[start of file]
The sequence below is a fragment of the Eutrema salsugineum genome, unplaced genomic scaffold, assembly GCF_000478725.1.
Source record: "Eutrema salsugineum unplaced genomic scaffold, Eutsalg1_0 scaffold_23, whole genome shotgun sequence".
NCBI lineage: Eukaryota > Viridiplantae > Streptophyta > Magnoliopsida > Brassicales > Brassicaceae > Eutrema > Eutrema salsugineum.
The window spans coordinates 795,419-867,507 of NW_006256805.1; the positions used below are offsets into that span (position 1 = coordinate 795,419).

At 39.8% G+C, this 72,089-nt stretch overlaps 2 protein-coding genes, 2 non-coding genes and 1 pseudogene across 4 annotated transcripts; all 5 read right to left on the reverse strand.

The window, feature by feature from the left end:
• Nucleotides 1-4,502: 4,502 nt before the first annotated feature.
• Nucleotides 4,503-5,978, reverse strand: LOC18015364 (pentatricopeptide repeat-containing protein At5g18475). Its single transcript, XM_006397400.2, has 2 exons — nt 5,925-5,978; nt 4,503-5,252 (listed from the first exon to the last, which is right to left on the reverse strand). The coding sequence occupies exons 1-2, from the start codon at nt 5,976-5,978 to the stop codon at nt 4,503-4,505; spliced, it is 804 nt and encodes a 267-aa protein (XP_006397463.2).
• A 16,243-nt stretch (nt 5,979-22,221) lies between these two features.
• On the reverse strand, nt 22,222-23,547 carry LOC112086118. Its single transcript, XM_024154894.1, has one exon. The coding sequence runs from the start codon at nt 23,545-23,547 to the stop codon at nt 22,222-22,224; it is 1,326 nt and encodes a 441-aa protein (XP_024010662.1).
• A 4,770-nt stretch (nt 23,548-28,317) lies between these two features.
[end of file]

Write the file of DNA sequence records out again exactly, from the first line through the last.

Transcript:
The sequence below is a fragment of the Eutrema salsugineum genome, unplaced genomic scaffold, assembly GCF_000478725.1.
Source record: "Eutrema salsugineum unplaced genomic scaffold, Eutsalg1_0 scaffold_23, whole genome shotgun sequence".
NCBI lineage: Eukaryota > Viridiplantae > Streptophyta > Magnoliopsida > Brassicales > Brassicaceae > Eutrema > Eutrema salsugineum.
The window spans coordinates 795,419-867,507 of NW_006256805.1; the positions used below are offsets into that span (position 1 = coordinate 795,419).

At 39.8% G+C, this 72,089-nt stretch overlaps 2 protein-coding genes, 2 non-coding genes and 1 pseudogene across 4 annotated transcripts; all 5 read right to left on the reverse strand.

The window, feature by feature from the left end:
• Nucleotides 1-4,502: 4,502 nt before the first annotated feature.
• Nucleotides 4,503-5,978, reverse strand: LOC18015364 (pentatricopeptide repeat-containing protein At5g18475). Its single transcript, XM_006397400.2, has 2 exons — nt 5,925-5,978; nt 4,503-5,252 (listed from the first exon to the last, which is right to left on the reverse strand). The coding sequence occupies exons 1-2, from the start codon at nt 5,976-5,978 to the stop codon at nt 4,503-4,505; spliced, it is 804 nt and encodes a 267-aa protein (XP_006397463.2).
• A 16,243-nt stretch (nt 5,979-22,221) lies between these two features.
• On the reverse strand, nt 22,222-23,547 carry LOC112086118. Its single transcript, XM_024154894.1, has one exon. The coding sequence runs from the start codon at nt 23,545-23,547 to the stop codon at nt 22,222-22,224; it is 1,326 nt and encodes a 441-aa protein (XP_024010662.1).
• A 4,770-nt stretch (nt 23,548-28,317) lies between these two features.